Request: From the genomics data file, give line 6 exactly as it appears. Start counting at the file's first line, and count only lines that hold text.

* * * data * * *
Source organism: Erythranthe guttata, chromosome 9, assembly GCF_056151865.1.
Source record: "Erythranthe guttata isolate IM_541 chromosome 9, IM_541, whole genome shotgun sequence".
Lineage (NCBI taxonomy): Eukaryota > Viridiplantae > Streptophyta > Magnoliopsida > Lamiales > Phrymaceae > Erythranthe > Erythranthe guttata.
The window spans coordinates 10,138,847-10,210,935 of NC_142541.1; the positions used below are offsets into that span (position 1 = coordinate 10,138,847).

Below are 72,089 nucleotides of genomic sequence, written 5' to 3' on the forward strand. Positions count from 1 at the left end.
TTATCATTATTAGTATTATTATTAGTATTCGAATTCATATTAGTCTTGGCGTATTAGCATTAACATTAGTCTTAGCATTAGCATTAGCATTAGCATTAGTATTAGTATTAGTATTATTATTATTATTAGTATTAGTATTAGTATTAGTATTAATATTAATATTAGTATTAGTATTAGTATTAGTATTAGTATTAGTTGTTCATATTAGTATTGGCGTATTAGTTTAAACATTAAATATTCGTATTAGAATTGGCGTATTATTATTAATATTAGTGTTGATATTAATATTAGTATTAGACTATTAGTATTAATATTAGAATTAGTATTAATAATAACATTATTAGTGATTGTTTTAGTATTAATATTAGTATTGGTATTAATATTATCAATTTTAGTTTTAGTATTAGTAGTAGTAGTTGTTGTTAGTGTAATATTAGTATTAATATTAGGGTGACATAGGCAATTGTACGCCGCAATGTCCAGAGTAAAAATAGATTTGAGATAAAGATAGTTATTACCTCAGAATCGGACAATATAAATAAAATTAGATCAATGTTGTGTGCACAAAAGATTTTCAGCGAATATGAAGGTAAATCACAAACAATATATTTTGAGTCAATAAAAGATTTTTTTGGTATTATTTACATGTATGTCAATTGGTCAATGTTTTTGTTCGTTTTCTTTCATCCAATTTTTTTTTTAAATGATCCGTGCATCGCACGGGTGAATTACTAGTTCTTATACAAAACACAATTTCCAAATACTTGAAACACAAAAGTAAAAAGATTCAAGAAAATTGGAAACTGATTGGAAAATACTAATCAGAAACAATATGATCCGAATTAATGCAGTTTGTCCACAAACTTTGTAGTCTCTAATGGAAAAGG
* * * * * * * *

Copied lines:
TTATCATTATTAGTATTATTATTAGTATTCGAATTCATATTAGTCTTGGCGTATTAGCATTAACATTAGTCTTAGCATTAGCATTAGCATTAGCATTAGTATTAGTATTAGTATTATTATTATTATTAGTATTAGTATTAGTATTAGTATTAATATTAATATTAGTATTAGTATTAGTATTAGTATTAGTATTAGTTGTTCATATTAGTATTGGCGTATTAGTTTAAACATTAAATATTCGTATTAGAATTGGCGTATTATTATTAATATTAGTGTTGATATTAATATTAGTATTAGACTATTAGTATTAATATTAGAATTAGTATTAATAATAACATTATTAGTGATTGTTTTAGTATTAATATTAGTATTGGTATTAATATTATCAATTTTAGTTTTAGTATTAGTAGTAGTAGTTGTTGTTAGTGTAATATTAGTATTAATATTAGGGTGACATAGGCAATTGTACGCCGCAATGTCCAGAGTAAAAATAGATTTGAGATAAAGATAGTTATTACCTCAGAATCGGACAATATAAATAAAATTAGATCAATGTTGTGTGCACAAAAGATTTTCAGCGAATATGAAGGTAAATCACAAACAATATATTTTGAGTCAATAAAAGATTTTTTTGGTATTATTTACATGTATGTCAATTGGTCAATGTTTTTGTTCGTTTTCTTTCATCCAATTTTTTTTTTAAATGATCCGTGCATCGCACGGGTGAATTACTAGTTCTTATACAAAACACAATTTCCAAATACTTGAAACACAAAAGTAAAAAGATTCAAGAAAATTGGAAACTGATTGGAAAATACTAATCAGAAACAATATGATCCGAATTAATGCAGTTTGTCCACAAACTTTGTAGTCTCTAATGGAAAAGG